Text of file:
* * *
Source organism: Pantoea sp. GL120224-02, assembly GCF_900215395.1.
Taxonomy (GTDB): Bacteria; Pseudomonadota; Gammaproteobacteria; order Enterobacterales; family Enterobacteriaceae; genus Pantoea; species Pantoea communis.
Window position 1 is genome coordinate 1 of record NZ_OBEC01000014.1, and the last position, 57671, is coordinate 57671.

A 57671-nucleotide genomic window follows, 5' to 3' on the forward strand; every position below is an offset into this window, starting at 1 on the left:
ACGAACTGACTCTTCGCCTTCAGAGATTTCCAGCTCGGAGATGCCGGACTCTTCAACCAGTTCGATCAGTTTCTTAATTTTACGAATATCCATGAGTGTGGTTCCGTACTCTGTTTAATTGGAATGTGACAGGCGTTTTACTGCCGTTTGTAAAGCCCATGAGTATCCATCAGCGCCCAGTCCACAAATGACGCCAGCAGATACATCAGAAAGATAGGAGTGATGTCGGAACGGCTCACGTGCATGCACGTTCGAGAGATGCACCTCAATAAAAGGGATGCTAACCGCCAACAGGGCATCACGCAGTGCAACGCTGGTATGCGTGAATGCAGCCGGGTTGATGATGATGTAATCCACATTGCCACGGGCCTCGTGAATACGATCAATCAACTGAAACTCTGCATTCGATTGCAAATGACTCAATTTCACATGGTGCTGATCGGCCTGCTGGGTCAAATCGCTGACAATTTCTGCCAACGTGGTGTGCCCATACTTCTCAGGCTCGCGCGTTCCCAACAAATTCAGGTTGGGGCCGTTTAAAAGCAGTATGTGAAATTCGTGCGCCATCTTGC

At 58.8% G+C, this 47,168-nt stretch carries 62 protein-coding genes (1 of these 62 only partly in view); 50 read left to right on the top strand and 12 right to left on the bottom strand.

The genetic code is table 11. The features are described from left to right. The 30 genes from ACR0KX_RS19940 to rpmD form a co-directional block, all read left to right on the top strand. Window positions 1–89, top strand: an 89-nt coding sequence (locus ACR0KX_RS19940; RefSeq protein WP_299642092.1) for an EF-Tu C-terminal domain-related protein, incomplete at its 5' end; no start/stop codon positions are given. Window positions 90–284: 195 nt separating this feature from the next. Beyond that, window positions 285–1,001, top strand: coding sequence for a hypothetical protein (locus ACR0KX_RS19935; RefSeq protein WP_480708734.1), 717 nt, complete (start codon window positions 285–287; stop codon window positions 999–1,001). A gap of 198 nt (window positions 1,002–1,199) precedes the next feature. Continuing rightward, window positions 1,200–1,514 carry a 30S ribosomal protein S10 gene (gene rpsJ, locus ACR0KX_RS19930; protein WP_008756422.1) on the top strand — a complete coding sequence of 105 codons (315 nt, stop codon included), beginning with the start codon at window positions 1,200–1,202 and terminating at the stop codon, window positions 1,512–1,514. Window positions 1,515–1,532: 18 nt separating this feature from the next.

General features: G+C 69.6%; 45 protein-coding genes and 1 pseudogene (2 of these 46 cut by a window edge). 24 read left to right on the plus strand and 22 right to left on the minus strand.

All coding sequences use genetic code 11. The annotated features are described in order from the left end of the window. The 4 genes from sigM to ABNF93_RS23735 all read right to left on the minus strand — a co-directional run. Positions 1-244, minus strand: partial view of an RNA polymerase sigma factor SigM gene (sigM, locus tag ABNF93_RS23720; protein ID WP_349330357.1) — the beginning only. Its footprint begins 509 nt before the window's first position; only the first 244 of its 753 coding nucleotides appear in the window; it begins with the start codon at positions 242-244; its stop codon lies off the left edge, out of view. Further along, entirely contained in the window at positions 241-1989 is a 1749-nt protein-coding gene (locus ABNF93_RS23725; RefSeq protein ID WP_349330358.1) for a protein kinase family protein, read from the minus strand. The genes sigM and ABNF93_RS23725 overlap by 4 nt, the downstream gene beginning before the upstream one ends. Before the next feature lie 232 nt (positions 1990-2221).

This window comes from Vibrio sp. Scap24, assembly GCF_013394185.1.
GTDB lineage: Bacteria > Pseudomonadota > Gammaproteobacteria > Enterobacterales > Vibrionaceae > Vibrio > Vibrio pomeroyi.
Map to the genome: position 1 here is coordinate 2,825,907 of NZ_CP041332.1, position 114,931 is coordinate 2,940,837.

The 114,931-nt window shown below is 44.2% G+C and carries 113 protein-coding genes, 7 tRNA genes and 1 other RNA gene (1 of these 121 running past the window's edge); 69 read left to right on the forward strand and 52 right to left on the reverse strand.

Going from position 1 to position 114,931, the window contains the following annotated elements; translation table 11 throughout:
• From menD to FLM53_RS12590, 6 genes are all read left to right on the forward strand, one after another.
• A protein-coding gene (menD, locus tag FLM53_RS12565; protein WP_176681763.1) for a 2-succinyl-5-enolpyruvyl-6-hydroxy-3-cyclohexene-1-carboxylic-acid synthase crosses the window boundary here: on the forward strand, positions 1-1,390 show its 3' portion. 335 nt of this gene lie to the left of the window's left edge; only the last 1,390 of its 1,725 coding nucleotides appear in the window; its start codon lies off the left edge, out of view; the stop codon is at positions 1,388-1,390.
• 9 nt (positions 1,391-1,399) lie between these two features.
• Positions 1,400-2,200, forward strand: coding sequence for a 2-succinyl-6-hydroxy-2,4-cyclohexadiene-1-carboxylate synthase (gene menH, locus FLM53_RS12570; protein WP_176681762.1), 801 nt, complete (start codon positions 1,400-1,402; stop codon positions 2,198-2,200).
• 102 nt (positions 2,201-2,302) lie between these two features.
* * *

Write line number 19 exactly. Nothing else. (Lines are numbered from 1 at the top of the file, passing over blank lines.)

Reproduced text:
• 102 nt (positions 2,201-2,302) lie between these two features.